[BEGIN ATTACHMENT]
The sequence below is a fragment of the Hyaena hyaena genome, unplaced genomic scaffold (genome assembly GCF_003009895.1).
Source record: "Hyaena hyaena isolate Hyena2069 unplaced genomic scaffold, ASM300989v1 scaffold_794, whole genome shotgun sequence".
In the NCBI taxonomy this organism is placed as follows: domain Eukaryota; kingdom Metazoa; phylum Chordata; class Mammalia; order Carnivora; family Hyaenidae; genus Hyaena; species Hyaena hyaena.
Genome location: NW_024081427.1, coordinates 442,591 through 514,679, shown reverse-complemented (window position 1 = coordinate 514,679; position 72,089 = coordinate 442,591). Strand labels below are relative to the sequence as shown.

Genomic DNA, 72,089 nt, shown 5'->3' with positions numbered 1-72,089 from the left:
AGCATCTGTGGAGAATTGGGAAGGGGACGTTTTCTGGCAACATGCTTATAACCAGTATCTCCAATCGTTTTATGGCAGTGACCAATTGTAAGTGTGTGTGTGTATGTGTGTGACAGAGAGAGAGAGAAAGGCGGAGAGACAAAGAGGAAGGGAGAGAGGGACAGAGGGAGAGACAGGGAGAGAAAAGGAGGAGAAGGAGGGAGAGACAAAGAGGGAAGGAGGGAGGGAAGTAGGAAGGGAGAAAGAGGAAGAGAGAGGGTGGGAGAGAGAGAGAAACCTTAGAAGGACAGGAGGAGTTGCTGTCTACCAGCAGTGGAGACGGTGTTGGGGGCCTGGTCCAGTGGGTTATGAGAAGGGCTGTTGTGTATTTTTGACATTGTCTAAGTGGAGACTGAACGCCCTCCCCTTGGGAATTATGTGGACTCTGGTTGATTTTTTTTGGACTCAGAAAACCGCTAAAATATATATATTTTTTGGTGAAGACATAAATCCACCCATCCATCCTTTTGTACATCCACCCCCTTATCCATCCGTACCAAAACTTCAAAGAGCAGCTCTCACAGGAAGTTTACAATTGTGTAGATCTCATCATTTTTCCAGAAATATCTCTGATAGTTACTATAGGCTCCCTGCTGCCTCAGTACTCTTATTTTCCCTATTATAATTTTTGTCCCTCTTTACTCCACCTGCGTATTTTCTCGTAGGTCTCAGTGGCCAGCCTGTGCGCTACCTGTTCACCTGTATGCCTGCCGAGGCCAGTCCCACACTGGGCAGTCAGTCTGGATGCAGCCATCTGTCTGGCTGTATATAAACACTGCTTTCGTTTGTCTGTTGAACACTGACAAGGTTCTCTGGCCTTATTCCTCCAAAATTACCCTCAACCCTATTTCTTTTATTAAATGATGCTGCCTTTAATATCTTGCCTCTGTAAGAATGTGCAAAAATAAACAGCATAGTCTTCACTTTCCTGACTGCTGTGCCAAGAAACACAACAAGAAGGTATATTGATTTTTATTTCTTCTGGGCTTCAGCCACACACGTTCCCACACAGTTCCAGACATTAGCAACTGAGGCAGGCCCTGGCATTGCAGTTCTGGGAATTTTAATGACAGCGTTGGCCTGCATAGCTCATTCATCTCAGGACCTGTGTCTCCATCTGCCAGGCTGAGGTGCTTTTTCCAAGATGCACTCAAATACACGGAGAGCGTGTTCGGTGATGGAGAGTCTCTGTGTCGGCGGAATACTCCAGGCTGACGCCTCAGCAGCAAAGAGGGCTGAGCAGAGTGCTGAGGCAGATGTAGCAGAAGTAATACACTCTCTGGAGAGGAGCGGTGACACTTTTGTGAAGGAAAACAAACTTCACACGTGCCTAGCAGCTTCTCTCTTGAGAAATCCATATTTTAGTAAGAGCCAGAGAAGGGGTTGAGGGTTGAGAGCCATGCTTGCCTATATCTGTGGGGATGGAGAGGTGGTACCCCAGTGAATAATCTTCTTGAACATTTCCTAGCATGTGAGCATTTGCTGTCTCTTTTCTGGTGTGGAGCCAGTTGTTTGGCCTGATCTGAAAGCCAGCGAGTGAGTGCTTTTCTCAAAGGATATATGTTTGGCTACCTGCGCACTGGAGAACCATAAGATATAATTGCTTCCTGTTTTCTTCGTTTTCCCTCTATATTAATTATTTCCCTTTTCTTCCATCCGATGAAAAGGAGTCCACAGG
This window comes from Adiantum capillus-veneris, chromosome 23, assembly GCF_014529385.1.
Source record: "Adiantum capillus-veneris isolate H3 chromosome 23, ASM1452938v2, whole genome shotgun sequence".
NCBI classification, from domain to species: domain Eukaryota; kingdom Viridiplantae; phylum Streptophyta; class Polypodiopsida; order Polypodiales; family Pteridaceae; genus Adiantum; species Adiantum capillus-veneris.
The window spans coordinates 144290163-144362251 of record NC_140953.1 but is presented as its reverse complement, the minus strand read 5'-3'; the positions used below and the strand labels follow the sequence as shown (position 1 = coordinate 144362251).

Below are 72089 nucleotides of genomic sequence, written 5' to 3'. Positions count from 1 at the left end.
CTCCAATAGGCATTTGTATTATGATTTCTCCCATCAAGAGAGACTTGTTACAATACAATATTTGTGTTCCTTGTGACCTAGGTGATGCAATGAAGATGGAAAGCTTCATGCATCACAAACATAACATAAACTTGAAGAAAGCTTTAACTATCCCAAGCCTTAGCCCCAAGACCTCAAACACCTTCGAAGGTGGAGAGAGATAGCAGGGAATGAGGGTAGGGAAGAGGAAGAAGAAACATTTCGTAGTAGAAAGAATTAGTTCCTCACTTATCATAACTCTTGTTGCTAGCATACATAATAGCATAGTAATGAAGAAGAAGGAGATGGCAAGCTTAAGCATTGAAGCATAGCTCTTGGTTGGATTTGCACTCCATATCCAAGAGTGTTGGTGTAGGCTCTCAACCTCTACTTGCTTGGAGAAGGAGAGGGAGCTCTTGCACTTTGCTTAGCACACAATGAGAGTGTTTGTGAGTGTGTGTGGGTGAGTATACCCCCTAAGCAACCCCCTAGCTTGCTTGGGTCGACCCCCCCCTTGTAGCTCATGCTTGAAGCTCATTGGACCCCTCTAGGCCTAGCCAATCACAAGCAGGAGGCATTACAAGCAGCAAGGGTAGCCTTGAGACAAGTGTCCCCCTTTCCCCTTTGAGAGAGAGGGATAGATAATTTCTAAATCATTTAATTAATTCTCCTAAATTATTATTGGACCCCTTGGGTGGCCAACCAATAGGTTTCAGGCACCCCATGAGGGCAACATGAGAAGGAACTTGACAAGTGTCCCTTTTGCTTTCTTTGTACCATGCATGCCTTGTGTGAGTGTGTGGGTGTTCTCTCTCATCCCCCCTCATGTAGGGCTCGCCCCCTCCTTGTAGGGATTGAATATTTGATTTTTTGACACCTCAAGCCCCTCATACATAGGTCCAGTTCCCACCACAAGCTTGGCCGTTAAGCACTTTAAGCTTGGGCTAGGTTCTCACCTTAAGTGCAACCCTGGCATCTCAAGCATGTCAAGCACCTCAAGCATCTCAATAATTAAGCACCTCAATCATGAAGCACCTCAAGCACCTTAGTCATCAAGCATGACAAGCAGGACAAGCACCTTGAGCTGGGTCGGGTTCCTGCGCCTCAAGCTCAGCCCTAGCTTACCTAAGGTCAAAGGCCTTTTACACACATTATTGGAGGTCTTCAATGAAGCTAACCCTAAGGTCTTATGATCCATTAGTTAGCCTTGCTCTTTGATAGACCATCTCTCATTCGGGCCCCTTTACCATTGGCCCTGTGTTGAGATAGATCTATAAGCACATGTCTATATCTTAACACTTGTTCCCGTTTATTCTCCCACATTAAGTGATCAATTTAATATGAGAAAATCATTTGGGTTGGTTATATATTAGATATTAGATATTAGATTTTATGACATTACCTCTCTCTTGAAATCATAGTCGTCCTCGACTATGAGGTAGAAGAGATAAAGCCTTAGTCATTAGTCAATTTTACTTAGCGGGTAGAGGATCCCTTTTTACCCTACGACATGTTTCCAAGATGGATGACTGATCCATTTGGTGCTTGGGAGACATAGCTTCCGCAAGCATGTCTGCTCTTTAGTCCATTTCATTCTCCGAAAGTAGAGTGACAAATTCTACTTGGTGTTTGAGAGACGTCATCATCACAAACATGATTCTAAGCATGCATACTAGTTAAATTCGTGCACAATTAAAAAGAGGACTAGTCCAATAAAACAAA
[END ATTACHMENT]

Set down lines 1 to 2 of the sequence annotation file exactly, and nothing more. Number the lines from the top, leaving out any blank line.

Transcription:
The sequence below is a fragment of the Hyaena hyaena genome, unplaced genomic scaffold (genome assembly GCF_003009895.1).
Source record: "Hyaena hyaena isolate Hyena2069 unplaced genomic scaffold, ASM300989v1 scaffold_794, whole genome shotgun sequence".